Sepp Palpatine - sposato_al_nemico via Flickr
When Sepp Blatter resigned as FIFA's grey eminence, the world shook. The global north sighed in relief and proclaimed almost hysterically that justice had been served, while the global south mourned the departure of someone seen as a great defender of the "smaller nations". FIFA, still reeling after the shock arrest of fourteen officials in the early hours of May 27, lowered the flag at half-mast and promised systemic reform. However, the event transcended the 'petty' world of sports and became an issue of global significance.
Pundits and experts worldwide rallied to pitch in their two cents. In one piece, the Guardian described Blatter as "the most successful dictator in the world", while another one mused about how FIFA's crisis is "a parable about the future of capitalism". His resignation was met with overblown comparisons to the fall of the Berlin Wall and Saddam Hussein.
Elsewhere on the web, the Huffington Post sought to discern the geopolitical implications of Blatter's fall, while the New York Times published an expose on how the Cayman Islands became a major power within the organisation, receiving dollops of cash to build sports infrastructure it doesn't need. Was FIFA cozying up to this financial paradise out of financial interests? When academia finally threw in the gauntlet and stepped in the FIFA fray, scholars pondered about the true meaning of democracy, the role of global banking, and the power of the U.S. as global hegemon looking for significance.
Moral posturing and political grandstanding accompanied the events from their inception. David Cameron threw the entire weight of 10 Downing Street behind the scandal and called for Blatter's resignation, before taking the ludicrous step of putting sports corruption on the agenda of the G7 meeting in Germany - as if Iran, Russia, terrorism, China, the TTIP, and the environment weren't enough to fill the weekend for world leaders.
Further afield, Vladimir Putin saw in the West's pressures the punishment Blatter received for awarding the 2018 World Cup to his country, comparing the disgraced FIFA head to other victims of U.S. persecution, such as Julian Assange and Edward Snowden. Even China, a country not known for its prowess on the green pitch, used the Central Committee's mouthpiece, Xinhua, to pen the following lines: "Although the anti-corruption storm may help the world football governing body accelerate reforms in some way, it is more like a well-designed plan to achieve some geopolitical objectives."
Yet, in the midst of this journalistic frenzy to find cryptic, hidden significances behind the FIFA scandal, in a display of analytical prowess not seen since the heydays of Kremlinology, few have bothered to talk about what FIFA is actually about: football. Or, about what FIFA should be for that matter. Somehow in the scramble to expose the evils of Blatter, the idea of sport for sport's sake became an object of ridicule, an appendix subsumed to grander principles of world politics or moral obligations, a cheap occasion for political leaders to peddle their world views and values.
Now, it's not like sport has ever lacked a political side, but the vehicle through which a country's greatness was expressed used to be athletic performance. It was less about gargantuan opening ceremonies, and more about beating world records and stockpiling gold medals. Soviet Russia in particular raised mass sports to the rank of patriotic duty for the betterment of the race, by putting in place a strict training program that forced millions to run 100 meters within 14 seconds, throw a hand grenade 35 meters, ski ten kilometres and walk one kilometre with a gas mask on. The cold war rivalry between the US and Russia was waged in sports in terms of the number of medals won, not in terms of who spent the most billions in organizing the Olympics.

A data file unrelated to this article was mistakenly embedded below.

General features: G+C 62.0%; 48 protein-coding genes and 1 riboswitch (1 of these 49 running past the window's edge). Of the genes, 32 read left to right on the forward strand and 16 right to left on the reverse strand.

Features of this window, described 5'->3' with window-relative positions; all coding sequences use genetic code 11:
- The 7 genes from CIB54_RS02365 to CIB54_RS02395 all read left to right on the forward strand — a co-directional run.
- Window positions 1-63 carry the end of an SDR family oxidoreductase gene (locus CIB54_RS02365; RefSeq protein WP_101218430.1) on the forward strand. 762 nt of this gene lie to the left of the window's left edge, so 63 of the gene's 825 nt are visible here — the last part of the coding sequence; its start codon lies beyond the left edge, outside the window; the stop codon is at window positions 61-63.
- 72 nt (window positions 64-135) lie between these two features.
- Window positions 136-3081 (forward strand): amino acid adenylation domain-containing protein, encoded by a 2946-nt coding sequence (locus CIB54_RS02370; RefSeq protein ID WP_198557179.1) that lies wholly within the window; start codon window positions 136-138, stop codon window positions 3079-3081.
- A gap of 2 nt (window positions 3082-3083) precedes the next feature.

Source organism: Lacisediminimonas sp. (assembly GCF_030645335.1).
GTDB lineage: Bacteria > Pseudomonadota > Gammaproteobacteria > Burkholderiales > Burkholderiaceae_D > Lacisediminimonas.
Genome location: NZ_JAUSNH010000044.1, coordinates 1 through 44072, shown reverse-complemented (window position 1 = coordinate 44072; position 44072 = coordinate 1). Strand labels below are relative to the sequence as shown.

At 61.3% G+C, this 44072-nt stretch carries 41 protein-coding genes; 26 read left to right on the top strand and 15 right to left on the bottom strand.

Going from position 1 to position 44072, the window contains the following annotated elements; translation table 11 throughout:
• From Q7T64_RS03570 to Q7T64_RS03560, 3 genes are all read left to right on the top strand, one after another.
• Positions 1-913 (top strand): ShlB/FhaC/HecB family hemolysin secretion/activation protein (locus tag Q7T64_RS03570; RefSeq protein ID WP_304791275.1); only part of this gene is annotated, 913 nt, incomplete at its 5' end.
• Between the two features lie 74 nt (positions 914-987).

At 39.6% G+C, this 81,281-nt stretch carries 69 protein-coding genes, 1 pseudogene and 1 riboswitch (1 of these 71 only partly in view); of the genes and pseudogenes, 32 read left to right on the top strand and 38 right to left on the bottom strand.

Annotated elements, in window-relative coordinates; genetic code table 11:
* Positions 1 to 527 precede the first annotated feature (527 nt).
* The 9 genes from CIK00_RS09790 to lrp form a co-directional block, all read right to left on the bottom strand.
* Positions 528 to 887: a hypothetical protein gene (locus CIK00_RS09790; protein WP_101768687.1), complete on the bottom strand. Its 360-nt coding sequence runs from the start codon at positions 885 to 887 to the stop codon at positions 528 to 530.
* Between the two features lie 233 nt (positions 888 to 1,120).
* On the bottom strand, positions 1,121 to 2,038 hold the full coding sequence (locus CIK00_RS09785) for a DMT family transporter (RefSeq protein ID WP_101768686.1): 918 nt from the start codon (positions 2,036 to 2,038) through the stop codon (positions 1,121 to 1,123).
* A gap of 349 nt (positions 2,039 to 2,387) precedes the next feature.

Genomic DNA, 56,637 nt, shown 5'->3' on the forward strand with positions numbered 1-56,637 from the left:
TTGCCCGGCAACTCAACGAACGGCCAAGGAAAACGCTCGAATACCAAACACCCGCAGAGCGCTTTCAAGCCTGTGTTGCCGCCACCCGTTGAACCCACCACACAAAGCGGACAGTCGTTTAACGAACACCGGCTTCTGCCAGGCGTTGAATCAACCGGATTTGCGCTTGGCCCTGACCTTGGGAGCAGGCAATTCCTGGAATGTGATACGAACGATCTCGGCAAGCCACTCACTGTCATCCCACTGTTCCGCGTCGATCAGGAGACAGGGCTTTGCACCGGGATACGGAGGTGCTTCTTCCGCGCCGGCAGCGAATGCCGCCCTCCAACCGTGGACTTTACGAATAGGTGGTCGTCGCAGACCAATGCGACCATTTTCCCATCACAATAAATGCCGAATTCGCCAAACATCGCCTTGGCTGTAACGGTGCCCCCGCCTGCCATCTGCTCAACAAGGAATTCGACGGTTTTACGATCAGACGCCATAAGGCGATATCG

A couple of weeks ago, I spent a few days on the French coast in the quaint little town of Crouesty, a wonderful port with deep blue waters in the Morbihan département. For its residents, sailing is as ingrained in their individual consciousness as football is for Brits, and the entire life of the region is geared towards nautical sports. Talking to residents, I was overcome with the same disappointment with the over-politicisation of sports.
Morbihan is trying to secure the rights to host the sailing competition, in the event Paris wins the 2024 Summer Olympics. However, as I was told, even if Morbihan prides itself on being among the best sailing ports in France, political machinations have sadly made neighbouring La Rochelle the government's first choice in the previously two failed Olympic bids, as the city is the fiefdom of Segolene Royal, the socialist minister of ecology and former companion of Francois Hollande. Apparently, even something as technical as choosing the best port for a sailing contest is left out of the hands of sportsmen and superseded by the personal interests of politicians.
Indeed, nowadays, the spotlight shines brighter on contractors building Olympic venues, special effects supervisors and enlightened leaders overseeing construction works than on the athletes themselves. Aside from sports buffs, few people know about Ole Einar Bjorndalen's incredible performance at the Sochi Winter Olympics, where he went on to become the most successful Olympian in the history of the games, with 13 gold medals. For most, the Sochi Olympics were written off as yet another monument to Vladimir Putin's delusions of grandeur. And that's a shame, when talented sportsmen are forgotten and when their performances are swept under the carpet and are replaced with political games.
It's high time sportsmen take sports back from the clutch of statesmen. This is how the FIFA scandal should have been seen: not as a parable for capitalism, but as a lesson of what happens when sports become shorthand for politics.